Caustics is an advanced but expensive engine feature adding to the realism of the scene. Pool caustics is one of those things that take the image to the next level. Let us see how to setup the scene, create the water material, and change the render settings to take caustics into account.
Fig. 1: Pool caustics creation process
A FEW NOTES ON ADAPTIVE TRACING
Since version 3.0, the Thea Presto engine can produce reflective and refractive caustics coming from point lights (e.g. Sun) with the addition of Adaptive Tracing.
If you are not familiar with Adaptive Tracing, watch the video to get an idea of the benefits in using it.
ENABLING ADAPTIVE TRACING
Adaptive Tracing is in the Render Settings tab. To enable it, tick the “Enable” checkbox and make sure that the “Caustics” option is also enabled. You can see the difference when Adaptive Tracing is on in the image below where the Sun actually goes through the water surface.
Thea Sun passing through the water surface
MODELING THE POOL
The recommended way to create the water surface is to create it as one-sided (e.g., a simple plane). Below is a section of the scene that we will be using for our tests. Download links for the scene can be found here.
Fig. 5: Section of the scene
CREATING THE WATER MATERIAL
To create the water material we will go through the following steps:
- Add a “Glass Layer”
- Click on the Advanced Settings icon
- Select “IOR(n) + (k)” from the pop-up menu
- Change the “Index of Refraction (N)” value to 1.33 (water’s IOR)
Fig. 6: Basic Water Material
Adding a Glass Layer and changing the IOR to 1.33
The next step is to add Absorption to the water material to get a blueish tint. In the next paragraph, we will explain the difference between Transmittance and Absorption and explain how to switch between the two.
Transmittance turns to Absorption when the Absorption value is anything other than 0. If we increase the Absorption value, you will immediately notice that Absorption takes the place of the Transmittance value.
Transmittance controls the amount of light that passes through a material. So, in a way, it makes the material more or less transparent based on the color or texture assigned. Using a color in Transmittance will color the surface evenly regardless of its volume (Fig. 5).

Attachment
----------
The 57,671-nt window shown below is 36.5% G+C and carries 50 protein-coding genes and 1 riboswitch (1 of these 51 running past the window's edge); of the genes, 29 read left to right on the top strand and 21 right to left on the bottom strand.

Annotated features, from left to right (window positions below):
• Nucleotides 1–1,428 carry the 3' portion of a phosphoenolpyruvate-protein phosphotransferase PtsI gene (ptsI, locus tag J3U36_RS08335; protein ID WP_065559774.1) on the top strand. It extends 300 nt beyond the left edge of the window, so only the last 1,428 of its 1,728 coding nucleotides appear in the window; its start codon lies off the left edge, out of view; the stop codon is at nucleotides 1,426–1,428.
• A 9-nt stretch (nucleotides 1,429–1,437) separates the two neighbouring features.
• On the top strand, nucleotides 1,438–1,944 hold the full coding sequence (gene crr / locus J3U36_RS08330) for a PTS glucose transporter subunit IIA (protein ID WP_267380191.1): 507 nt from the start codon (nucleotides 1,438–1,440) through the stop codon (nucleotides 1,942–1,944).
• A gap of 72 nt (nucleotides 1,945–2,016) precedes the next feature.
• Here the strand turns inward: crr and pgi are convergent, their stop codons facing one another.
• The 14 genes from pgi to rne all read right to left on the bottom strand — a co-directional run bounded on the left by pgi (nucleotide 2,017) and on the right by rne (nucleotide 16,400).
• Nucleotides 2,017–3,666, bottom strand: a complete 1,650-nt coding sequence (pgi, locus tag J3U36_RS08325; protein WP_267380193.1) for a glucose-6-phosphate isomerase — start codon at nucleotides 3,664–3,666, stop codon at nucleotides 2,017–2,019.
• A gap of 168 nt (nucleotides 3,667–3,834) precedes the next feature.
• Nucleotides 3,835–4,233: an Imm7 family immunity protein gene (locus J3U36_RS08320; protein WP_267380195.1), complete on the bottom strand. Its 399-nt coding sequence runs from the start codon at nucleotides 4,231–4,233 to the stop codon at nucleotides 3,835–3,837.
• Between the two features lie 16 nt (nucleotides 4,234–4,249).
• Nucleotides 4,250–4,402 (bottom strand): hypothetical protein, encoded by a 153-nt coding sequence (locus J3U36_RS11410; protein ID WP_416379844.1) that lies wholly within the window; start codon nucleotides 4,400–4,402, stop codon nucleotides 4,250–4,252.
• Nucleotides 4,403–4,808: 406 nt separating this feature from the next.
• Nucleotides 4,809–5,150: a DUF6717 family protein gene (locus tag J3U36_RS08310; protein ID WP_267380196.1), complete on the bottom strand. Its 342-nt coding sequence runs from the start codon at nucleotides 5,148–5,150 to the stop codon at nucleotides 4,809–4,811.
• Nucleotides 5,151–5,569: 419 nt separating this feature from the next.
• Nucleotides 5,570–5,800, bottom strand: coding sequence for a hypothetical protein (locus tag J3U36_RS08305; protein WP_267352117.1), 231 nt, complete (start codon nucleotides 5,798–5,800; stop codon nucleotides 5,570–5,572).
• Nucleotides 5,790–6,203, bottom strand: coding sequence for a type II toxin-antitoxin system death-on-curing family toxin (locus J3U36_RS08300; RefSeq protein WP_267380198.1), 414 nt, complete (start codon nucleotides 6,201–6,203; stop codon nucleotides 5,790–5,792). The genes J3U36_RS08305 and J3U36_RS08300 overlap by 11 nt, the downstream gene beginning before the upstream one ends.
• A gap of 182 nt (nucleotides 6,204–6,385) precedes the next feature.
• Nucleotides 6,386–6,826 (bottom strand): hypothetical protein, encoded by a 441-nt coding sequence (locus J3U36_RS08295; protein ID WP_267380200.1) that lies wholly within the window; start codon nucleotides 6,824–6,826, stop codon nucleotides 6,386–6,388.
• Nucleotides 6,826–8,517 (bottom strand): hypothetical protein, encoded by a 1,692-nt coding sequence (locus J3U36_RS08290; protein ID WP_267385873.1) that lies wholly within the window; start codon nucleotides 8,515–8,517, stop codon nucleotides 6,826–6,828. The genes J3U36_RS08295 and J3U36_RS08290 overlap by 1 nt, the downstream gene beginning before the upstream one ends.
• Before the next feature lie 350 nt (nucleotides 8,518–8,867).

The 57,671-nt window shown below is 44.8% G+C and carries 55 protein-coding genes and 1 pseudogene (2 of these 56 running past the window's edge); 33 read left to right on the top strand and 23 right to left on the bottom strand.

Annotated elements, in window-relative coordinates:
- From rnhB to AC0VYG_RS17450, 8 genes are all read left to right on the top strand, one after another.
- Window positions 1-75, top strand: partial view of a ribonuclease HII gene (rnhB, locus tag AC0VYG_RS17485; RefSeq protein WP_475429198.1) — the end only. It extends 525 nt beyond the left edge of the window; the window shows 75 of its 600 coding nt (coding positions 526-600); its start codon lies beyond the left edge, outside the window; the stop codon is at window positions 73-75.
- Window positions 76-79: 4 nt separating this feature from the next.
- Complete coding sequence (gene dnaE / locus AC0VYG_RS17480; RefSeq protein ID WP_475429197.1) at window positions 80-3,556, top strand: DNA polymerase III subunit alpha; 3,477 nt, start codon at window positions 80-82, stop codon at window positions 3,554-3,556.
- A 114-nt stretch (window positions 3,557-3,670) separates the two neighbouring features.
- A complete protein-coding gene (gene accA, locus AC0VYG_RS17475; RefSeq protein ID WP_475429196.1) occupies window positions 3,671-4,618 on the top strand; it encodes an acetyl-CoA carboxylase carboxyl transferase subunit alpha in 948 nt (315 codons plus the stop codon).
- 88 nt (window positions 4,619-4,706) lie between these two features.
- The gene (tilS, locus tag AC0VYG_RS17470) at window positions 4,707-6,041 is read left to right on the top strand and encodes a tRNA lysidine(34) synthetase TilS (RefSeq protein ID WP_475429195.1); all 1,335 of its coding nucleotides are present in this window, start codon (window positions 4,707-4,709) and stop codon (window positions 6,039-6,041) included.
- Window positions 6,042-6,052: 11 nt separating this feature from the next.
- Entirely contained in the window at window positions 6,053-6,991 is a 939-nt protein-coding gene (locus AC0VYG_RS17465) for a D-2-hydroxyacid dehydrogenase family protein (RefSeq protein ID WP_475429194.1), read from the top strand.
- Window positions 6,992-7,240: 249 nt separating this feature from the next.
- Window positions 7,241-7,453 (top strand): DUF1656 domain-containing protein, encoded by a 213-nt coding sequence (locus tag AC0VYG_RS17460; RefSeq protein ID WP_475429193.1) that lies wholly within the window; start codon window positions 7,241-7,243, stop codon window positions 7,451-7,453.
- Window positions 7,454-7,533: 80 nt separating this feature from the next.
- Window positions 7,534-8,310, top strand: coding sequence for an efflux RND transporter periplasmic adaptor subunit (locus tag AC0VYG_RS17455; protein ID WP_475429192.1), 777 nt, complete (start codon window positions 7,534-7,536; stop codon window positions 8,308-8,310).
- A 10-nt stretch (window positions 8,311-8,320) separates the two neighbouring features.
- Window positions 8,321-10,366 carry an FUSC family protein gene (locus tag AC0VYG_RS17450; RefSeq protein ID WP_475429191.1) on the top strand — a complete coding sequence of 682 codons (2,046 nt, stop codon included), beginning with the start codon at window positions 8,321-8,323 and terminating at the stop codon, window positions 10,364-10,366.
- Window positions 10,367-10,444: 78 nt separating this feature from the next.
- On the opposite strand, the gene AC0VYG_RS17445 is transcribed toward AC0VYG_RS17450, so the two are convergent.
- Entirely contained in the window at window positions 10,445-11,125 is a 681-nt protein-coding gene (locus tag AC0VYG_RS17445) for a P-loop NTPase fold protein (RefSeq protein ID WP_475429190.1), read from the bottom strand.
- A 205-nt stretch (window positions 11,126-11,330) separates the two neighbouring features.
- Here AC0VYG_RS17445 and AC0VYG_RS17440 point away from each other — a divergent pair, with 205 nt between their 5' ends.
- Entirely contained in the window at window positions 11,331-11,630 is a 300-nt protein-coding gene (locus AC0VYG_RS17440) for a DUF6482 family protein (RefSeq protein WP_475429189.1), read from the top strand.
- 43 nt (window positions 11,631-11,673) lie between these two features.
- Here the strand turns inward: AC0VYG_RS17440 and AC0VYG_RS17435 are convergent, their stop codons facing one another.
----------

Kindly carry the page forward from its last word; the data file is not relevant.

In contrast, Absorption considers the thickness of the object and is controlled by the absorption value. As you can see in the example below, the absorption color depends on the thickness of the pool surface beneath the water (Fig. 5), and this is the reason why the bottom of the pool has a darker shade than the rest.
Fig. 7: Difference between Transmittance & Absorption
Above: Transmittance – Below: Absorption
Considering the difference between Transmittance and Absorption, we will use a light blue color and increase the absorption value to start seeing the effect in the rendered image.
Fig. 8: Enabling Absorption
ADDING A NORMAL MAP
As a last step, we will be adding a normal map to the Bump channel to add a few fine details to the surface. To do that, follow the steps below:
- Click on the “checker” icon of the Bump channel
- Select the Normal Map
- Click on the “bitmap” icon next to the Normal Map
- Select “Normal Map (OpenGL)” from the pop-up window.
- Adjust the Bump strength accordingly
Fig. 9: Adding a normal map to the Bump channel
Here is how the scene looks like with the addition of a normal map.
Fig. 10: Water surface with the addition of the normal map
Fig. 11: Applying the technique on a different project